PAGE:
Demo​

Prerequisites​

Make sure you have installed:

Let’s see an example of the provider in action. First, spin a database using docker:

docker run -p 3306:3306 --name iloveatlas -e MYSQL_ROOT_PASSWORD=pass -e MYSQL_DATABASE=market -d mysql:8

Great! Now we have an instance of MySQL database running.

As an extra measure of safety, we will run another identical database which will serve as a Dev Database. In short, the dev-db helps to catch errors that can only be detected when applying the schema. It is also useful to format the schema in a correct and predictable way. Read more about it here. Run a second instance of MySQL on another port, to serve as a dev-db:

docker run -p 3307:3306 --name devdb-greatness -e MYSQL_ROOT_PASSWORD=pass -e MYSQL_DATABASE=market -d mysql:8

Next, we need an HCL file describing the desired state of our database. You can use atlas cli to inspect the state of another database or you can use the following basic schema:

schema.hcl
table "orders" {
schema = schema.market
column "id" {
null = false
type = int
auto_increment = true
}
column "name" {
null = false
type = varchar(20)
}
primary_key {
columns = [column.id]
}
}

schema "market" {
charset = "utf8mb4"
collate = "utf8mb4_0900_ai_ci"
}

Save the schema file locally in a file named schema.hcl.

Now that we have our database schema we can use terraform to apply that schema to our database. Create a file named main.tf and copy the following snippet:

main.tf
terraform {
required_providers {
atlas = {
version = "~> 0.4.0"
source = "ariga/atlas"
}
}
}

provider "atlas" {}

data "atlas_schema" "market" {
dev_db_url = "mysql://root:pass@localhost:3307/market"
src = file("${path.module}/schema.hcl")
}

resource "atlas_schema" "market" {
hcl = data.atlas_schema.market.hcl
url = "mysql://root:pass@localhost:3306/market"
dev_db_url = "mysql://root:pass@localhost:3307/market"
}

Finally, init terraform:

terraform init

And apply the schema to the database by executing:

terraform apply --auto-approve

Awesome! Now your database should have a table named orders. To verify that we can connect to the database:

$ docker exec -it iloveatlas mysql -ppass --database=market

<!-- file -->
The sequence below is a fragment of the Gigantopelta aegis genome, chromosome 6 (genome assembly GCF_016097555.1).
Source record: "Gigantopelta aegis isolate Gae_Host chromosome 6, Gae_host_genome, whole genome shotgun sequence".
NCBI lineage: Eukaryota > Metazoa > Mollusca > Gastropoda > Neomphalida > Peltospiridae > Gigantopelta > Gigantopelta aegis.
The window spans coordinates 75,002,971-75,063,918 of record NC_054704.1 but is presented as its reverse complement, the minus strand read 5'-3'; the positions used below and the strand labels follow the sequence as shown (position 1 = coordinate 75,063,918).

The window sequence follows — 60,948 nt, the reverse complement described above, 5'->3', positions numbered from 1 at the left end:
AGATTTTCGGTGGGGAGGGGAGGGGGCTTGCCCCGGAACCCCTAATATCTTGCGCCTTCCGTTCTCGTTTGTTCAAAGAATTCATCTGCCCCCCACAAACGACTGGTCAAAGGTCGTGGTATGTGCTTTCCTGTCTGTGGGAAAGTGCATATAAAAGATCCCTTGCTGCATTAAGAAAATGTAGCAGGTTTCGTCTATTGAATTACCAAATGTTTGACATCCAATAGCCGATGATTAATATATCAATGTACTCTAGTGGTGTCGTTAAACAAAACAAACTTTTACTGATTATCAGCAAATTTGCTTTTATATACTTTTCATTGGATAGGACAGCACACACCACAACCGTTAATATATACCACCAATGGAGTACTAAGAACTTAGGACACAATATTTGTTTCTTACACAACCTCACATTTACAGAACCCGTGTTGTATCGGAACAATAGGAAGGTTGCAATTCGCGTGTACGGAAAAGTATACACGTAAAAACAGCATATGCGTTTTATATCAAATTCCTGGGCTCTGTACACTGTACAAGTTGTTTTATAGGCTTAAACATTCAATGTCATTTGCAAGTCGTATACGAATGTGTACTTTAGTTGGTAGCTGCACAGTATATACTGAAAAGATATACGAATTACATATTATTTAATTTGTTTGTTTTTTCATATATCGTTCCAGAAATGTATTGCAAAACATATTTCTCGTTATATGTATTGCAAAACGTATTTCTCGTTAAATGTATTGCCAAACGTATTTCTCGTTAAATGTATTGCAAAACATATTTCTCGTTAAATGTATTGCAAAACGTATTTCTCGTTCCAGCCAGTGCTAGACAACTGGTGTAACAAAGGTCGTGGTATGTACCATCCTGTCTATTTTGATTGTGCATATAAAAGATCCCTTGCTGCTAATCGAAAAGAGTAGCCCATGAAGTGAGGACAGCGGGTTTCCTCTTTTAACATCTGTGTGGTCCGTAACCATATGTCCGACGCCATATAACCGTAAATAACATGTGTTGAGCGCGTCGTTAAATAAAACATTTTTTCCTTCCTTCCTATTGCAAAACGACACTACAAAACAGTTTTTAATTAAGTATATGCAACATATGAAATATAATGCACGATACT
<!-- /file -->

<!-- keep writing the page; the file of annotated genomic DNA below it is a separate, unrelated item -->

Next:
mysql> show tables;
+------------------+
| Tables_in_market |
+------------------+
| orders |
+------------------+
1 row in set (0.00 sec)

mysql> show create table orders;
+--------+------------------------------------------------------------------------------------------------------------------------------------------------------------------------------------+
| Table | Create Table |
+--------+------------------------------------------------------------------------------------------------------------------------------------------------------------------------------------+
| orders | CREATE TABLE `orders` (
`id` int NOT NULL AUTO_INCREMENT,
`name` varchar(20) NOT NULL,
PRIMARY KEY (`id`)
) ENGINE=InnoDB DEFAULT CHARSET=utf8mb4 COLLATE=utf8mb4_0900_ai_ci |
+--------+------------------------------------------------------------------------------------------------------------------------------------------------------------------------------------+
1 row in set (0.00 sec)

For more examples and documentation visit the official GitHub repository or the provider page on Terraform registry.

What's next​

In this post, we presented the Atlas Terraform Provider. The provider currently supports the basic, declarative migration workflow that is available in the Atlas engine. In upcoming versions, we will add support for an additional kind of workflow that is supported by the engine and is called versioned migration authoring. In addition, more advanced safety checks (such as simulation on database snapshots) and migration strategies are also being worked on.

While the Terraform provider has just been released, the core engine that it is driving, is well tested and widely used (especially as the migration engine backing the popular Ent framework.) If you, like me, have always wanted to manage your database schema as part of your team's infrastructure-as-code workflow, give the Atlas Terraform provider a try!

Have questions? Feedback? Find our team on our Discord server.